Contract Refresher Serves as Latest Program in LVAIC Business Process Learning Series
November 5, 2019, @ 3:55 PM
As a continuation of the LVAIC Business Process Learning Series, LVAIC hosted a Contract Terms and Language Review event on Tuesday, October 29 at Moravian College.
This event hosted 24 members of the LVAIC community from finance and administration to technology and purchasing staff. Signing contracts is an almost daily task for many people in higher education, but understanding contract language can help prevent millions of dollars in costs you weren’t aware you were signing off on. This event featured two attorneys from Fitzpatrick, Lentz & Bubba, P.C., Kenneth R. Charette and Timothy D. Charlesworth, who took attendees through typical contract language around both services and hard-goods. They outlined important language of which everyone should be aware or add to contracts. These terms and conditions protect the campuses from unnecessary spending, as well as additional liability in regular and principal purchasing processes.
As Charette and Charlesworth noted, “Prevention is always better than finding a cure.” In this way, they explained that contract terms and conditions are a way to provide a clear roadmap for resolving a dispute. In addition to outlining common types of agreements, the presenters also shared examples of “bad” contracts that would fail to hold weight in a legal dispute. This included sharing a copy of typical terms and conditions with conflicting statements. In this case, the buyer and seller must turn to the Uniform Commercial Code.
The clear message throughout the program was to ensure that all terms and conditions are as clear as possible. Further, while many campuses gravitate to utilizing terms and conditions in contracts that are standardized, some purchases need more tailoring. This tailoring allows the contract to create specificity. In the case of software contracts, for example, this may include data breach coverage, functionality, date of “official software acceptance,” and how often the software must properly function to create a standard level of quality. In the case of goods and services, the contract should always specify price and its subsets, including shipping, taxes, duties, and date of price expiration.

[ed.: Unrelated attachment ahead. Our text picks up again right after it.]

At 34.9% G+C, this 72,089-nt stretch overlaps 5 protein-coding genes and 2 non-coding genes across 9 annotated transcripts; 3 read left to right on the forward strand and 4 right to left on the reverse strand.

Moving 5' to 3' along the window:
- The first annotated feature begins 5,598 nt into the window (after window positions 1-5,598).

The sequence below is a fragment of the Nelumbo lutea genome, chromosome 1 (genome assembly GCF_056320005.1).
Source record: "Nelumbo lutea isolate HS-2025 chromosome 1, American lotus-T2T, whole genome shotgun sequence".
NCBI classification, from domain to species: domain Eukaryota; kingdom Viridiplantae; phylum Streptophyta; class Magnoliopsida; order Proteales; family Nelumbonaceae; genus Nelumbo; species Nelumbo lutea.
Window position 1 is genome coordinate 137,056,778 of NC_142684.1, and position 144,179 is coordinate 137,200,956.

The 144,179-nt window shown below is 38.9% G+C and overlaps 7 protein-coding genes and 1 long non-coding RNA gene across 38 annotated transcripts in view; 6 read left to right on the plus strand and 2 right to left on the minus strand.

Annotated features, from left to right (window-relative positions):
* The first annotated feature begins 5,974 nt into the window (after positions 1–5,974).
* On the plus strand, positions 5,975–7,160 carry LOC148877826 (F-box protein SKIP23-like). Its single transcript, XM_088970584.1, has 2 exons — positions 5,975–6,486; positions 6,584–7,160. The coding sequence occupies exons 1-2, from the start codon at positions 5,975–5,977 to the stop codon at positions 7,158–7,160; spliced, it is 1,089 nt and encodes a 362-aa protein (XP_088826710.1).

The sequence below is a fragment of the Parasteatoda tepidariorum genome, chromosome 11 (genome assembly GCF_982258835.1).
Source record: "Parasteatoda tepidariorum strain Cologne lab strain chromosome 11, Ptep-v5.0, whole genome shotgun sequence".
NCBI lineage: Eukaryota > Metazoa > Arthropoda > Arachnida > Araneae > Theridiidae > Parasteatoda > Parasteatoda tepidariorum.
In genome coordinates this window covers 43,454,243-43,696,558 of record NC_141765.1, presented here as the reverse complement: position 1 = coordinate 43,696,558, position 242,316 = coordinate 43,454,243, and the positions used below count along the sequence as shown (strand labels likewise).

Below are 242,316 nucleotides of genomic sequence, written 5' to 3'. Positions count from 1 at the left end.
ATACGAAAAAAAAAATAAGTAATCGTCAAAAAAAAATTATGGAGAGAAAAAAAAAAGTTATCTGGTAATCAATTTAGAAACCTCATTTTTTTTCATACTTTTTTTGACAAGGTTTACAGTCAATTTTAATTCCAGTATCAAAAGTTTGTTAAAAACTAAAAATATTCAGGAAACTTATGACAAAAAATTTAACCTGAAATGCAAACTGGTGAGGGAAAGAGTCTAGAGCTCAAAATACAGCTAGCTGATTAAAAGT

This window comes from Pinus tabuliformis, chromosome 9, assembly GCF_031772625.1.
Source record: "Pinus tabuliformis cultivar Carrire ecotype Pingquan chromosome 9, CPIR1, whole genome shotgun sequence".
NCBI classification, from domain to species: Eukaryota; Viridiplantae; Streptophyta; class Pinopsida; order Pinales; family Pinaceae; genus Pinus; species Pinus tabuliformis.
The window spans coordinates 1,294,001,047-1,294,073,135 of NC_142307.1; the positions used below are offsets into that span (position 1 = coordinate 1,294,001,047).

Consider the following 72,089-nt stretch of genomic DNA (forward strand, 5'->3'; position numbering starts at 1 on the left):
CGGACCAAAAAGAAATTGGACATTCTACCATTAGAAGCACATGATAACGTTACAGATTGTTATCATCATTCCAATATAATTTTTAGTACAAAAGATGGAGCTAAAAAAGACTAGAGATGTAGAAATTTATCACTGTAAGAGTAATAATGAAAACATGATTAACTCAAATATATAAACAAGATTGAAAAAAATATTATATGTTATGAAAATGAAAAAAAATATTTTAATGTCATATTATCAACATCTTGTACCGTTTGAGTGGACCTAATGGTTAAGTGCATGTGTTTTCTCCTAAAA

The presenters demonstrated the need for this specificity with the example of “delivery date.” Should the contract payment terms depend on the date of delivery, that date can be disputed in a legal disagreement. The contract should outline if delivery means acceptance of product, when the product is available for pick-up, or other circumstances.
Another common topic of debate in terms and conditions is the governing region. Depending on the headquartered location of the buyer and seller, different laws apply and different governing code rules the final decisions. Those signing contracts in the LVAIC community must ensure Pennsylvania is the ruling body.
Overall, this session provided the chance for members of the LVAIC community to learn more about the details of contracting and purchasing. However, it also offered the chance for networking, sharing, and collaborating. While the campuses have each other as a resource, they also have the opportunity to reconnect with the presenters. More information about both Charette and Charlesworth is available on the event page of the LVAIC website and on the Fitzpatrick, Lentz, & Bubba, P.C. website.Lehigh Valley Research Consortium: Latest Projects and News » « Community Perceptions and Expectations of Higher Education: Next Session in LVAIC’s Facing Higher Education’s Future Learning Series